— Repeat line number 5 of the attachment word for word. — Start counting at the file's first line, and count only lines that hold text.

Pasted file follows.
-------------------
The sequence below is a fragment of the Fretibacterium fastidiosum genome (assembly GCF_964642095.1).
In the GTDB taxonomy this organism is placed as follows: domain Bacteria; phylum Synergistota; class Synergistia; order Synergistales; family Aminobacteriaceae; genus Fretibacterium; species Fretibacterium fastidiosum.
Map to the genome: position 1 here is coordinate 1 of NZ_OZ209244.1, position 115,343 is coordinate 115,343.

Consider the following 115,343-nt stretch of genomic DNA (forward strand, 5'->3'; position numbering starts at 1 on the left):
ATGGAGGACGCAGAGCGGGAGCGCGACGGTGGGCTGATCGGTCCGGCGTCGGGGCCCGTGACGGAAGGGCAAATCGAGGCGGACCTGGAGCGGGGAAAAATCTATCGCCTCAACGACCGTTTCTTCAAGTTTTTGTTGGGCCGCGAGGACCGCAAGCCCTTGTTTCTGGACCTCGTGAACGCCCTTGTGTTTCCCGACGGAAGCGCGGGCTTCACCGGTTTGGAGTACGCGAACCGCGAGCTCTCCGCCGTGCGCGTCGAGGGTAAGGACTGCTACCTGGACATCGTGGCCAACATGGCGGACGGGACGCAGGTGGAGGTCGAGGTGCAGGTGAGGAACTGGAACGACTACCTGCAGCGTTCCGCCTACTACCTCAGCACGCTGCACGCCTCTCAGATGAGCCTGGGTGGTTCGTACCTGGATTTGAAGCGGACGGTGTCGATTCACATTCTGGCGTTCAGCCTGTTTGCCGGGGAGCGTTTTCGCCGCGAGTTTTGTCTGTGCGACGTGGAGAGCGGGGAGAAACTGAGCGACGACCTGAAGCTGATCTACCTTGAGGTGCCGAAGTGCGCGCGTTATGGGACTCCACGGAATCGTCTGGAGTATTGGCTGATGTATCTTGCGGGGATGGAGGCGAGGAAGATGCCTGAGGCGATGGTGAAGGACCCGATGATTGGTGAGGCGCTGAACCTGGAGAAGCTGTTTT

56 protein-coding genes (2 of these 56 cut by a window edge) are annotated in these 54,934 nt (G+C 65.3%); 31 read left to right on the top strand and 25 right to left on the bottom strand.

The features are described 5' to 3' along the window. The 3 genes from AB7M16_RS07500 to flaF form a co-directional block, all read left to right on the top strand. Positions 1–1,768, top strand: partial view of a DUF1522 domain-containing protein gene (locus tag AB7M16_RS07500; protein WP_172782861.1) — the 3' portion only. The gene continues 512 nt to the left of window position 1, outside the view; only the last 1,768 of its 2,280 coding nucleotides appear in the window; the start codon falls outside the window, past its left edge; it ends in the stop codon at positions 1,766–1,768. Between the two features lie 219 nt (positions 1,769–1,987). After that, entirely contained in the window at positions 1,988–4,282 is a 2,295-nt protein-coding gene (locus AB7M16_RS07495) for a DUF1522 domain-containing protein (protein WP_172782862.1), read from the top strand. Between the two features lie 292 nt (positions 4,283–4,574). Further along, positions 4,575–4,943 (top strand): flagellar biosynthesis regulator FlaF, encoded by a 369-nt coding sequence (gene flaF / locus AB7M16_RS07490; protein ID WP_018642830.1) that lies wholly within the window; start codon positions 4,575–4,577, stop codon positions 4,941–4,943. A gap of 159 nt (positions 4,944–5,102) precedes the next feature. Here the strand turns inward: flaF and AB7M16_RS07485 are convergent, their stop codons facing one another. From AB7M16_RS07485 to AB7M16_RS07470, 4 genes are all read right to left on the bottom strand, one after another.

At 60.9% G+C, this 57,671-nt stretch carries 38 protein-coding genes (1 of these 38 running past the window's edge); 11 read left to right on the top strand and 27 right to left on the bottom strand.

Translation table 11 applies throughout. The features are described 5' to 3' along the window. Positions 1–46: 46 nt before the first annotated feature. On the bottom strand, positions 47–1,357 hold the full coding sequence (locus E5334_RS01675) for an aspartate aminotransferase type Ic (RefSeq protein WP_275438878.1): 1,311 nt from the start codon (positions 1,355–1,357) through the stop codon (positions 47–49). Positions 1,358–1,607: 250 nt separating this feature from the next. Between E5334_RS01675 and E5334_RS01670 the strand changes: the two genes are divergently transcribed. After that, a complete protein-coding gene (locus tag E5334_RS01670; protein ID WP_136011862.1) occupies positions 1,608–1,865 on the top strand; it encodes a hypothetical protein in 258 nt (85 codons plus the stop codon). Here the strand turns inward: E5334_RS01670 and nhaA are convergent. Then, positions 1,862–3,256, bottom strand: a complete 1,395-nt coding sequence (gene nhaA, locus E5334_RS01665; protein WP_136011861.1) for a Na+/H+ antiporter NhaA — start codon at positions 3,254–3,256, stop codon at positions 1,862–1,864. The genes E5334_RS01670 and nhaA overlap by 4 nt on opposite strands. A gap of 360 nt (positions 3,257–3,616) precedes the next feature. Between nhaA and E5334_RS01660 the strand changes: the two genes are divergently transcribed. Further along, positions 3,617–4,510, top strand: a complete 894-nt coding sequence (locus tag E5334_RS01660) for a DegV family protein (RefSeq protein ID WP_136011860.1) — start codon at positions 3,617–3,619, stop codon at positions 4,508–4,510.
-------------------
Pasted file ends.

ATGGAGGACGCAGAGCGGGAGCGCGACGGTGGGCTGATCGGTCCGGCGTCGGGGCCCGTGACGGAAGGGCAAATCGAGGCGGACCTGGAGCGGGGAAAAATCTATCGCCTCAACGACCGTTTCTTCAAGTTTTTGTTGGGCCGCGAGGACCGCAAGCCCTTGTTTCTGGACCTCGTGAACGCCCTTGTGTTTCCCGACGGAAGCGCGGGCTTCACCGGTTTGGAGTACGCGAACCGCGAGCTCTCCGCCGTGCGCGTCGAGGGTAAGGACTGCTACCTGGACATCGTGGCCAACATGGCGGACGGGACGCAGGTGGAGGTCGAGGTGCAGGTGAGGAACTGGAACGACTACCTGCAGCGTTCCGCCTACTACCTCAGCACGCTGCACGCCTCTCAGATGAGCCTGGGTGGTTCGTACCTGGATTTGAAGCGGACGGTGTCGATTCACATTCTGGCGTTCAGCCTGTTTGCCGGGGAGCGTTTTCGCCGCGAGTTTTGTCTGTGCGACGTGGAGAGCGGGGAGAAACTGAGCGACGACCTGAAGCTGATCTACCTTGAGGTGCCGAAGTGCGCGCGTTATGGGACTCCACGGAATCGTCTGGAGTATTGGCTGATGTATCTTGCGGGGATGGAGGCGAGGAAGATGCCTGAGGCGATGGTGAAGGACCCGATGATTGGTGAGGCGCTGAACCTGGAGAAGCTGTTTT